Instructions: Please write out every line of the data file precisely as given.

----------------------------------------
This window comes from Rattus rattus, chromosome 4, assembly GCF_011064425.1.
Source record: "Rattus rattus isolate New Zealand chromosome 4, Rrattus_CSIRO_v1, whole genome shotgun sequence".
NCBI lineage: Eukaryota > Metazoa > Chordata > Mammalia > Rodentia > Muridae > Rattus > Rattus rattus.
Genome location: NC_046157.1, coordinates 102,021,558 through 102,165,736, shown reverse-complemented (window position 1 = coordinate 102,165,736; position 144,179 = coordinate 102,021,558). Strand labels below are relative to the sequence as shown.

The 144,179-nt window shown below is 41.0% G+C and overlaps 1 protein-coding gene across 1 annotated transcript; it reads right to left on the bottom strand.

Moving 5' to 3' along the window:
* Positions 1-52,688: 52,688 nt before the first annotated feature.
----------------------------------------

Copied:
This window comes from Rattus rattus, chromosome 4, assembly GCF_011064425.1.
Source record: "Rattus rattus isolate New Zealand chromosome 4, Rrattus_CSIRO_v1, whole genome shotgun sequence".
NCBI lineage: Eukaryota > Metazoa > Chordata > Mammalia > Rodentia > Muridae > Rattus > Rattus rattus.
Genome location: NC_046157.1, coordinates 102,021,558 through 102,165,736, shown reverse-complemented (window position 1 = coordinate 102,165,736; position 144,179 = coordinate 102,021,558). Strand labels below are relative to the sequence as shown.

The 144,179-nt window shown below is 41.0% G+C and overlaps 1 protein-coding gene across 1 annotated transcript; it reads right to left on the bottom strand.

Moving 5' to 3' along the window:
* Positions 1-52,688: 52,688 nt before the first annotated feature.